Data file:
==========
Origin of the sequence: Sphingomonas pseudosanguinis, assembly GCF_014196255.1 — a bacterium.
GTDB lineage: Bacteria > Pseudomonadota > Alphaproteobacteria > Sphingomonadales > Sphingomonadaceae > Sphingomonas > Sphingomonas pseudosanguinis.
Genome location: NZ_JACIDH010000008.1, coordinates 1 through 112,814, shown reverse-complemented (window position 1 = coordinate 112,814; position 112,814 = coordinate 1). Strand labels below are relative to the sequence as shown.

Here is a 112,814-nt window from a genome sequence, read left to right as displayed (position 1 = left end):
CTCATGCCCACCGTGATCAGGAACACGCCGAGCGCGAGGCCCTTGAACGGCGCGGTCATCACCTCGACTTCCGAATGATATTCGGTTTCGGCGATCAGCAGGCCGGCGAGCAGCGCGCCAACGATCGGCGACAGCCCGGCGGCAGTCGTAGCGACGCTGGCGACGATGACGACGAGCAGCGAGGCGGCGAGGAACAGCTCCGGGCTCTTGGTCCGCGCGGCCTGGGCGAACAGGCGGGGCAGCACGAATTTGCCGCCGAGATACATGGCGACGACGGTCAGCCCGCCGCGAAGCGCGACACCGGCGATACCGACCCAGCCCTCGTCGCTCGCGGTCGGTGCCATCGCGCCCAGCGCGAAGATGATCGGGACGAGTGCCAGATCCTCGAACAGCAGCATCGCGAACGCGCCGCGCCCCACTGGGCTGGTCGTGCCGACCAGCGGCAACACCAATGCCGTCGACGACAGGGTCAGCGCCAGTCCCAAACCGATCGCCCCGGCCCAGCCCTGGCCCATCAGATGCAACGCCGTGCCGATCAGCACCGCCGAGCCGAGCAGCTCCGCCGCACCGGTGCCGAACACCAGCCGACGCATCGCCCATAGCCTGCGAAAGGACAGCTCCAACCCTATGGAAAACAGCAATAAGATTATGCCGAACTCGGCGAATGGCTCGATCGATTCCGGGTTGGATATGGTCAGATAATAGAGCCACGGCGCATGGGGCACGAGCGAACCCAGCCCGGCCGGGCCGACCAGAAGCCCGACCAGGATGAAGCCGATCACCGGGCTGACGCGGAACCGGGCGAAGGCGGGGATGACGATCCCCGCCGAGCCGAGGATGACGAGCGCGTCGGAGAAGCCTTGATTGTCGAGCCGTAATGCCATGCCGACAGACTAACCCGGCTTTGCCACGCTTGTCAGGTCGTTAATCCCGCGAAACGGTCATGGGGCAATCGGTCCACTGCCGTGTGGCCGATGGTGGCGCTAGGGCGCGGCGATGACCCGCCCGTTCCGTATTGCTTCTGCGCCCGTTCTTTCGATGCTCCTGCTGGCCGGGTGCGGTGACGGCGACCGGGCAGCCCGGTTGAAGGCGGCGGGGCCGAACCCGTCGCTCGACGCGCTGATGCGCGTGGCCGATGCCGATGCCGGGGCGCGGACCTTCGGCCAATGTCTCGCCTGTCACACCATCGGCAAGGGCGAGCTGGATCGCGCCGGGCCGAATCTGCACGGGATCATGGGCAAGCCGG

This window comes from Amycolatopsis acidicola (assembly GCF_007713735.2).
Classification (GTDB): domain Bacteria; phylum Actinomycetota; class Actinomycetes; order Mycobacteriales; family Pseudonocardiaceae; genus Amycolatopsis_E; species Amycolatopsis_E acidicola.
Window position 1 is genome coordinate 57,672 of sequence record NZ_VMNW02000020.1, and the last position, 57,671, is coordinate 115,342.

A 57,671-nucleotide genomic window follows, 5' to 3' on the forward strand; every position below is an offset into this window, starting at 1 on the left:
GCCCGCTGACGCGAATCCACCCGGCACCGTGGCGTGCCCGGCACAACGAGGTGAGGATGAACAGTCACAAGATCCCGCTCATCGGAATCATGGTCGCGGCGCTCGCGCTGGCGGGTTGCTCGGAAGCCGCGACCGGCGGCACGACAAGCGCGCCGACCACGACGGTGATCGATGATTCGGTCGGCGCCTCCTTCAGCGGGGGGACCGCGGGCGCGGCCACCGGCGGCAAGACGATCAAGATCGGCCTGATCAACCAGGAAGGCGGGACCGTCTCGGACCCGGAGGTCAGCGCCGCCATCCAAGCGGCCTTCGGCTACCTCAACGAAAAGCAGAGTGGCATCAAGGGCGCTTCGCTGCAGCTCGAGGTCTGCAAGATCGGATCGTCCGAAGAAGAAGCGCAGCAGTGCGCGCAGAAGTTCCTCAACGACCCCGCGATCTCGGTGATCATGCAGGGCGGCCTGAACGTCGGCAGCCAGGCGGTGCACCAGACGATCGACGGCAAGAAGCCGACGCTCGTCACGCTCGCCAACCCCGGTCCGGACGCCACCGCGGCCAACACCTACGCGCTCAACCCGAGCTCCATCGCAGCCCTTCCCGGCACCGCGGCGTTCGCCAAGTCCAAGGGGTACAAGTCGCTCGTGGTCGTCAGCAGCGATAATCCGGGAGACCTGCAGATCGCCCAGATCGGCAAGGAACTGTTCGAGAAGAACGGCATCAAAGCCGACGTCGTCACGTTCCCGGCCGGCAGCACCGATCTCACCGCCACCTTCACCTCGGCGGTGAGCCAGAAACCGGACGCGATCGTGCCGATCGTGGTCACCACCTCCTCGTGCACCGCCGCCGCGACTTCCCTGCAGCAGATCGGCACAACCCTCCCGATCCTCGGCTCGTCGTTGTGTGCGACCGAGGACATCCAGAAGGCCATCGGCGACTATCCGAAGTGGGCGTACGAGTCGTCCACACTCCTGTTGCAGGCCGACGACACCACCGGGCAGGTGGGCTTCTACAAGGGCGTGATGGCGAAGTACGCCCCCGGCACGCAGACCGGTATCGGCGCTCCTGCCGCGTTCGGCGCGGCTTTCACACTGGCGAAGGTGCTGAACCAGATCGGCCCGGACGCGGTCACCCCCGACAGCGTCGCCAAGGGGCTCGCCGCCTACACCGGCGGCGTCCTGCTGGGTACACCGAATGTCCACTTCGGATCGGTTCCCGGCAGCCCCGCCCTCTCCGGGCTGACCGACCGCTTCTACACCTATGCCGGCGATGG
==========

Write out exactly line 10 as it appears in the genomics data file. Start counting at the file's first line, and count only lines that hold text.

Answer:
GCCCGCTGACGCGAATCCACCCGGCACCGTGGCGTGCCCGGCACAACGAGGTGAGGATGAACAGTCACAAGATCCCGCTCATCGGAATCATGGTCGCGGCGCTCGCGCTGGCGGGTTGCTCGGAAGCCGCGACCGGCGGCACGACAAGCGCGCCGACCACGACGGTGATCGATGATTCGGTCGGCGCCTCCTTCAGCGGGGGGACCGCGGGCGCGGCCACCGGCGGCAAGACGATCAAGATCGGCCTGATCAACCAGGAAGGCGGGACCGTCTCGGACCCGGAGGTCAGCGCCGCCATCCAAGCGGCCTTCGGCTACCTCAACGAAAAGCAGAGTGGCATCAAGGGCGCTTCGCTGCAGCTCGAGGTCTGCAAGATCGGATCGTCCGAAGAAGAAGCGCAGCAGTGCGCGCAGAAGTTCCTCAACGACCCCGCGATCTCGGTGATCATGCAGGGCGGCCTGAACGTCGGCAGCCAGGCGGTGCACCAGACGATCGACGGCAAGAAGCCGACGCTCGTCACGCTCGCCAACCCCGGTCCGGACGCCACCGCGGCCAACACCTACGCGCTCAACCCGAGCTCCATCGCAGCCCTTCCCGGCACCGCGGCGTTCGCCAAGTCCAAGGGGTACAAGTCGCTCGTGGTCGTCAGCAGCGATAATCCGGGAGACCTGCAGATCGCCCAGATCGGCAAGGAACTGTTCGAGAAGAACGGCATCAAAGCCGACGTCGTCACGTTCCCGGCCGGCAGCACCGATCTCACCGCCACCTTCACCTCGGCGGTGAGCCAGAAACCGGACGCGATCGTGCCGATCGTGGTCACCACCTCCTCGTGCACCGCCGCCGCGACTTCCCTGCAGCAGATCGGCACAACCCTCCCGATCCTCGGCTCGTCGTTGTGTGCGACCGAGGACATCCAGAAGGCCATCGGCGACTATCCGAAGTGGGCGTACGAGTCGTCCACACTCCTGTTGCAGGCCGACGACACCACCGGGCAGGTGGGCTTCTACAAGGGCGTGATGGCGAAGTACGCCCCCGGCACGCAGACCGGTATCGGCGCTCCTGCCGCGTTCGGCGCGGCTTTCACACTGGCGAAGGTGCTGAACCAGATCGGCCCGGACGCGGTCACCCCCGACAGCGTCGCCAAGGGGCTCGCCGCCTACACCGGCGGCGTCCTGCTGGGTACACCGAATGTCCACTTCGGATCGGTTCCCGGCAGCCCCGCCCTCTCCGGGCTGACCGACCGCTTCTACACCTATGCCGGCGATGG